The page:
It's not a bad idea to do it this way, because STEP 3 is a very odd pose, almost like they are looking for a bathroom in the woods, so eliminating that isn't a terrible idea and you can do that by showing them coming down through the air closer to the ground.

So I would go with something like this-- which now shows the speed line indicating they're coming from the bridge (even though the bridge is still too far away) and they are just now touching the ground gives them a more dignified pose by choosing this shot.

THIS class will be all about nitpicking storytelling-- you'll be making sure your work is clear in its storytelling from panel to panel and then page to page.  It's the most crucial part of the whole creative process.

Expect to draw and redraw panels and pages to ensure that you are delivering clear and concise storytelling.


Online course, Eight-session course, $348.00
Wednesdays: 11/29/17 - 01/31/18, 6:30PM - 9:00PM  (NO Class on Xmas and New Years Weeks)

  • Wed Nov 29

  • Wed Dec 6

  • Wed Dec 13

  • Wed Dec 20

  • Wed Jan 10

  • Wed Jan 17

  • Wed Jan 24

  • Wed Jan 31

This class is a video SKYPE style class which will be recorded each week and available to registered students for a limited amount of time so that if you have to miss a class you will be able to follow along.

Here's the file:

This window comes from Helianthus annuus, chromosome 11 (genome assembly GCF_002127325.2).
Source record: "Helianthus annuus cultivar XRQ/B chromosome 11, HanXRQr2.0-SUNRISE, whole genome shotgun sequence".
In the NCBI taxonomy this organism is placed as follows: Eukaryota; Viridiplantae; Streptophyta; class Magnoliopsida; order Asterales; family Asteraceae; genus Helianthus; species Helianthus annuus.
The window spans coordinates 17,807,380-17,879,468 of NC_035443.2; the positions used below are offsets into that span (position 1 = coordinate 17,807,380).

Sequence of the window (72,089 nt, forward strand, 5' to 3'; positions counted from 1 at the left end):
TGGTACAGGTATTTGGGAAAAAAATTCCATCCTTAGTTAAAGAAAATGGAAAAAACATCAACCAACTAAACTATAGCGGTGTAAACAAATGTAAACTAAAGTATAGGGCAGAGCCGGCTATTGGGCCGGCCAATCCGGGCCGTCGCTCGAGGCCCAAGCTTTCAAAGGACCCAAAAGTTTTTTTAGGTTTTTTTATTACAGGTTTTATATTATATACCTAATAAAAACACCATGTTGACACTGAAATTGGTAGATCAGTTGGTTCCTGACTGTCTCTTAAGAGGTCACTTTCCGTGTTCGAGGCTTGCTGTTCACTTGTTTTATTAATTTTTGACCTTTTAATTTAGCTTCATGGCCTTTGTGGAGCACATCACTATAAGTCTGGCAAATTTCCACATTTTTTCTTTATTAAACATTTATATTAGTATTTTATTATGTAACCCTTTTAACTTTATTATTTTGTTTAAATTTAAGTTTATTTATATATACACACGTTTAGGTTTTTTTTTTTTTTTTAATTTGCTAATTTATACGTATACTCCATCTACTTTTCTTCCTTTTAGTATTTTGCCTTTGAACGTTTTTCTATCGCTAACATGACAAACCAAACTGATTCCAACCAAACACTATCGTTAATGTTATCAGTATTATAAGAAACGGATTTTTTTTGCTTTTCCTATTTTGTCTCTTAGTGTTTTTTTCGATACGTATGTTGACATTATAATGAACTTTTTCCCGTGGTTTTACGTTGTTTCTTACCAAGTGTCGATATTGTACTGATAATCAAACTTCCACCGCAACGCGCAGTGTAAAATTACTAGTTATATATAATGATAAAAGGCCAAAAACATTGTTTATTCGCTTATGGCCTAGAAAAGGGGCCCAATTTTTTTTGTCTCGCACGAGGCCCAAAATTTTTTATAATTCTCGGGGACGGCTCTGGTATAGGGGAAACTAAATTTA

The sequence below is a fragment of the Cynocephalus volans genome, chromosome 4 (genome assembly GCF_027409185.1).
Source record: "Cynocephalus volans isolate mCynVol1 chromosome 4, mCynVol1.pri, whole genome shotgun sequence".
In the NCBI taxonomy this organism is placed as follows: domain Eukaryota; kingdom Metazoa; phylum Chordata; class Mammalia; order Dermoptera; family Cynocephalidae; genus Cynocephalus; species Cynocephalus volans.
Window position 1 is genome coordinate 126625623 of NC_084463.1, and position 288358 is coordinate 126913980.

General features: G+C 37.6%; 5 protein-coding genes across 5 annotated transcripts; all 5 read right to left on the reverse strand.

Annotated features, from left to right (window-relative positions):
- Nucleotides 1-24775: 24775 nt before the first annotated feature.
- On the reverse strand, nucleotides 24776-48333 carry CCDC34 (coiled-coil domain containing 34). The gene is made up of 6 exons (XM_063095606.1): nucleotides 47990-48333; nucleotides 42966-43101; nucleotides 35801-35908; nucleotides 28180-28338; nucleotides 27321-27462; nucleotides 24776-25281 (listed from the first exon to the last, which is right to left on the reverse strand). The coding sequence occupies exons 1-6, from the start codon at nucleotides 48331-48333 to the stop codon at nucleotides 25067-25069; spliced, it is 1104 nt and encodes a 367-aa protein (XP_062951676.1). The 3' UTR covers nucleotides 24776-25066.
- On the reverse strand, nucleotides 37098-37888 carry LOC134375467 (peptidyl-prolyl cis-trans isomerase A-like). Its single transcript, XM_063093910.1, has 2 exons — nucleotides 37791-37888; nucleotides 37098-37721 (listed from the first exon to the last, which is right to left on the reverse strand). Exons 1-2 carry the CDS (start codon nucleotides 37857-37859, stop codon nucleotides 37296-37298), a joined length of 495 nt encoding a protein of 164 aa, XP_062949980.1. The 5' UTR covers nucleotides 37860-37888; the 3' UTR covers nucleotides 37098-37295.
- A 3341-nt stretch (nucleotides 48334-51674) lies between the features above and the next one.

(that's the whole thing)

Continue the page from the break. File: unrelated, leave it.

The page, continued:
This class will encompass a variety of topics to build your comic book art abilities covering writing techniques designed to help you jump start an idea, to anatomy and figure drawing lessons and into at least two full weeks of (drum roll please)... PERSPECTIVE.

The focus of the materials produced in this class will be writing and pencil art.  Not getting your pencils fully rendered and "figured out" before you go to ink is one of the biggest mistakes new comic artists make.  We'll crush pencil art in this one.

OR PAY IN INSTALLMENTS 4 payments of $87.00 over the 7 week course.

Wednesday, November 1, 2017

CLASS CALENDAR for the next session

With one class left here is the proposal for the next session which is all about STORYTELLING.
Let me know if you have an interest or availability for this schedule.

  I did some new 40s clothes for Janice (Dr. Brewster's secretary) and some passersby:

Character Faces

This week I worked on different expressions, and made the characters more distinct. Tess has a more oval face-shape, and her teeth usually show. Emily has different glasses now, and her face is more rounded. For Ben, I worked on drawing his face first before adding the beard.
Top: Tess ; Bottom: Emily